But, the second emphasis puts our Lord on the throne (or realizes that he is on the throne). It opens our eyes and minds and hearts to Amazing Grace. The amazing, almost incomprehensible, uncontainable grace of the unfailing love of the Mighty God. Creator, King – God of gods and Lord of lords – who has bent down to pull us up out of the pit and lead us into His very Presence. Unworthy, self-centered, rebellious as we are. When the emphasis is on the LORD, gratitude and thanksgiving and praise naturally flow. We are enabled to bear the Shepherd’s rod and staff of testing and discipline willingly and joyfully. 

Consider it pure joy, my brothers, whenever you face trials of many kinds James 1:2 

This is a hard saying whenever, but it is especially hard when our assumption is that the job of the lord (small “L”) who is our servant-shepherd is to lead us to good pasture and quiet waters and make us feel good. 

“The prosperity gospel believes that God wants to reward you if you have the right kind of faith. If you’re good and faithful, God will give you health and wealth and boundless happiness. Life is like a boomerang. If you’re good, good things will always come back to you. Think positively. Speak positively. Nothing is impossible, if you believe …. 

“In his sermon on the mount, Jesus didn’t say, ‘Blessed are the poor in spirit, for they will never have to deal with infertility. Blessed are the merciful, for they will receive a Porsche 911. Blessed are the pure in heart, for they will never have medical complications or financial hardship.’” — Rachel Chimits, Do Bad Things Happen to Godly People? i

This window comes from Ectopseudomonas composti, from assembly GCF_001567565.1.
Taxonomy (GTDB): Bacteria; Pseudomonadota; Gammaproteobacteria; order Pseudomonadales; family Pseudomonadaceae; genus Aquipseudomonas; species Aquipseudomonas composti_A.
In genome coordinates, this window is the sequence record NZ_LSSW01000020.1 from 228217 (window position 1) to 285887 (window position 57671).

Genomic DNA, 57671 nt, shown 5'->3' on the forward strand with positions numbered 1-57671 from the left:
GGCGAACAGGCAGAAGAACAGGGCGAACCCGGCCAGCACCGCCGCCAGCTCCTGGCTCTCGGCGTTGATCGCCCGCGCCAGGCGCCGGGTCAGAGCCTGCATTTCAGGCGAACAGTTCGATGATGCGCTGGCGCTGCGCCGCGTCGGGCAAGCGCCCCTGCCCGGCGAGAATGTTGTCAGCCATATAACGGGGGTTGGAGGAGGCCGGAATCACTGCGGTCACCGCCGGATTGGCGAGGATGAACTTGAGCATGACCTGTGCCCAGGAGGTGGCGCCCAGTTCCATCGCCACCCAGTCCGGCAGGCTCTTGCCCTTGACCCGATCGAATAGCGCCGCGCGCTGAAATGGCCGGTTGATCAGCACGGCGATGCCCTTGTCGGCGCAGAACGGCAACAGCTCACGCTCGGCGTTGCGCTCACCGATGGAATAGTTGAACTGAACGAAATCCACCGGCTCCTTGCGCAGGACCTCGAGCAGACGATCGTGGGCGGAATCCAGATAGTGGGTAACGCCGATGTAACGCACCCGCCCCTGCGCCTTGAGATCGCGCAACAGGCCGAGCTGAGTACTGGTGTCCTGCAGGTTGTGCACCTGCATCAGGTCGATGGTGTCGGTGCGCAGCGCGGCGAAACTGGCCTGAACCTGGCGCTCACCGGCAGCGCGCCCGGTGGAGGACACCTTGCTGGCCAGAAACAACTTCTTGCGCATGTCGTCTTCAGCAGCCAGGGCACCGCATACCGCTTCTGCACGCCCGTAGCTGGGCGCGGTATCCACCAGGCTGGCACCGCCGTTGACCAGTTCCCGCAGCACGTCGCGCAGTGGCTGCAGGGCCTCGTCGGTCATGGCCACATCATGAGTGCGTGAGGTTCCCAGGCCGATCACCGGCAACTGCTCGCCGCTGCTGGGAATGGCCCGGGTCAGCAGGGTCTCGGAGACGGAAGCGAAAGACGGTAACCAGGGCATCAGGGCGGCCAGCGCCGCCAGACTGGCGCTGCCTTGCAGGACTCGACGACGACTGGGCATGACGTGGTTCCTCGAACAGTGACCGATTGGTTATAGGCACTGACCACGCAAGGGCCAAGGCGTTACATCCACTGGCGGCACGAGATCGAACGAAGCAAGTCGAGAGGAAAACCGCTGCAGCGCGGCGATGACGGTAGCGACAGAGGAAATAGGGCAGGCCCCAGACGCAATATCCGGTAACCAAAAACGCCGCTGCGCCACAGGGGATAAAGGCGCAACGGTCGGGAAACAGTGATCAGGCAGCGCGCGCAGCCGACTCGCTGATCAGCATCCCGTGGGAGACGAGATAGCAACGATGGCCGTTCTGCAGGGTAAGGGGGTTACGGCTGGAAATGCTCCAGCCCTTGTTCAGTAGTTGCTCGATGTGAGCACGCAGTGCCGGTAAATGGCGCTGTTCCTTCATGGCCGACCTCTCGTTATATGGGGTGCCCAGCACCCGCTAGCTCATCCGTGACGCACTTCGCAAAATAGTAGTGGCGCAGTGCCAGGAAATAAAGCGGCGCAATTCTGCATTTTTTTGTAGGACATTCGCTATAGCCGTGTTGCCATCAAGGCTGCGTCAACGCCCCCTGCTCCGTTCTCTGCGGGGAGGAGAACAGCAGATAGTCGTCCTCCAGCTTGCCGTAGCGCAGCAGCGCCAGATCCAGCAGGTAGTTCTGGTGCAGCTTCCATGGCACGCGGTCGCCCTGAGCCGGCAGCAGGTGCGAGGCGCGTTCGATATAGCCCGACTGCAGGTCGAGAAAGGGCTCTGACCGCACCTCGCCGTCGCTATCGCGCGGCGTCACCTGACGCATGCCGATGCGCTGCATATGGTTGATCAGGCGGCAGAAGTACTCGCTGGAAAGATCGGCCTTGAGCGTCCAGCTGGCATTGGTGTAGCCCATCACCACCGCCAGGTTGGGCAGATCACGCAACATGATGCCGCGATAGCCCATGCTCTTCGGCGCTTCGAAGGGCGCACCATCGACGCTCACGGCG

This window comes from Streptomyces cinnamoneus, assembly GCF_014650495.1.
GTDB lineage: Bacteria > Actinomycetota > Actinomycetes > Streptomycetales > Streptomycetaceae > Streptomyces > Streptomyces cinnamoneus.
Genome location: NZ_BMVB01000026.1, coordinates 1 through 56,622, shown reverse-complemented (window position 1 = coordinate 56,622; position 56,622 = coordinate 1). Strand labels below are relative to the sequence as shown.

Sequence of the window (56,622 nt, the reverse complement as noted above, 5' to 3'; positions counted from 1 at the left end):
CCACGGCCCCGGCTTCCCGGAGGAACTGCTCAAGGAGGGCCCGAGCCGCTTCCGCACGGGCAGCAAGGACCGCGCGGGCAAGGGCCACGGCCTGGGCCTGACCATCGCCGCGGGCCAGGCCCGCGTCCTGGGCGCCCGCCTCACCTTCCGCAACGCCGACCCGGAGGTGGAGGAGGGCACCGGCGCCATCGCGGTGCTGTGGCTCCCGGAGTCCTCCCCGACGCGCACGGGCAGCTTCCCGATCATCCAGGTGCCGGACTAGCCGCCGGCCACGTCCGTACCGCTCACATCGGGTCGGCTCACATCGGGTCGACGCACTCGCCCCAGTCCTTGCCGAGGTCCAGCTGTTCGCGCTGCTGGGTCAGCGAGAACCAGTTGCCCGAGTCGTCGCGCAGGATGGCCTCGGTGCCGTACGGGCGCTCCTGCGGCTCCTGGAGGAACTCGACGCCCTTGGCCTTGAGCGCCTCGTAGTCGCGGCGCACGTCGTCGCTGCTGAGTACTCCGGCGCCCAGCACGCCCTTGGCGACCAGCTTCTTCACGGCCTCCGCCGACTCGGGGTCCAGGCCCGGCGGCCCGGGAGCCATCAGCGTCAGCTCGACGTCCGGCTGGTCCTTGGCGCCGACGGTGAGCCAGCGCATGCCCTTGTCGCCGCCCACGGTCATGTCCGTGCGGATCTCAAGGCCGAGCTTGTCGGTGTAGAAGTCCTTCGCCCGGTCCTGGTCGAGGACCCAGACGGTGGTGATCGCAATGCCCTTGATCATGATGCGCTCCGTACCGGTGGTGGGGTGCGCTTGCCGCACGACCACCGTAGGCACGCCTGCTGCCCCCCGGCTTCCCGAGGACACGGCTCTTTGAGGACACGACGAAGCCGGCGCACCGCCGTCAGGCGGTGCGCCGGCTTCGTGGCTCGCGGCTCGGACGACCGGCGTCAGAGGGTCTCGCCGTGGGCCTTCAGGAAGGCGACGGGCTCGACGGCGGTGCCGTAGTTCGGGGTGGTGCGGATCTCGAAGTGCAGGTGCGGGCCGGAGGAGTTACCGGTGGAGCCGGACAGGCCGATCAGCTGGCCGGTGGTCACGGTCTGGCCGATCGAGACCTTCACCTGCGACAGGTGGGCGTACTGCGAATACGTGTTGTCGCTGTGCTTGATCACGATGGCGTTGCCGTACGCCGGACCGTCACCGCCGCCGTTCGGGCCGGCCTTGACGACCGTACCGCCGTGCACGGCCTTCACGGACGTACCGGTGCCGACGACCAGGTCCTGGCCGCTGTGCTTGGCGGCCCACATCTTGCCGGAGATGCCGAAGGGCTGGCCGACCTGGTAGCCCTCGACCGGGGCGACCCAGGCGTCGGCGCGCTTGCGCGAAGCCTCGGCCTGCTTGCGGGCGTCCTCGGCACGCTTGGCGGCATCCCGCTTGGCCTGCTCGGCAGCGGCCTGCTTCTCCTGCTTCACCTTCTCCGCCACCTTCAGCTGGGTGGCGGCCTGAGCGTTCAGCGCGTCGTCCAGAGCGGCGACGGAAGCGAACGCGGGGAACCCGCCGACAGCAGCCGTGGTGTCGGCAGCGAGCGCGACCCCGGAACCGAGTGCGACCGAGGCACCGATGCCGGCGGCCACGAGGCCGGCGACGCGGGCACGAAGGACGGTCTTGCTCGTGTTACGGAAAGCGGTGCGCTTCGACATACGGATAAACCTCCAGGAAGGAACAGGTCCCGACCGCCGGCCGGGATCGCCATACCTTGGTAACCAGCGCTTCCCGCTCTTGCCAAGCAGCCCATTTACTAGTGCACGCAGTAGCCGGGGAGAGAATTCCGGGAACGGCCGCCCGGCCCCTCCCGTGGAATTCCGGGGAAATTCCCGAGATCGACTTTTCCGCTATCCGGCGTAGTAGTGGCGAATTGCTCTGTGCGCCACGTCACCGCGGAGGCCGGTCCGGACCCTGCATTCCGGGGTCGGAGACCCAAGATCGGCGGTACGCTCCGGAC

But if our eyes are on our majestic LORD and his Amazing Grace we can expect afflictions – In this world you will have trouble (John 16:33) – but we can consider it all joy because we see beyond – But take heart! I have overcome the world. 

Let us fix our eyes on Jesus, the author and perfecter of our faith, who for the joy set before him endured the cross, scorning its shame, and sat down at the right hand of the throne of God. Hebrews 12:2 

The joy was beyond for Jesus (and that joy was us, by the way, us with him). The joy was beyond the scorning and mocking and shame. It was beyond imprisonment, testing and afflictions and suffering and death and the cross. And if we are going to persevere to that joy we need to be following our Lord (capital “L”), who is also our Good Shepherd. We can trust that shepherd through anything. We can trust knowing we will hear his voice leading and guiding. We can trust the One who has gone this way before, knowing that our hard way produces good – for us and for others – and he will be with us all the way. And if we do that, the joy beyond will be here and now too. 

In this dark time, let us follow the Shepherd who is our LORD.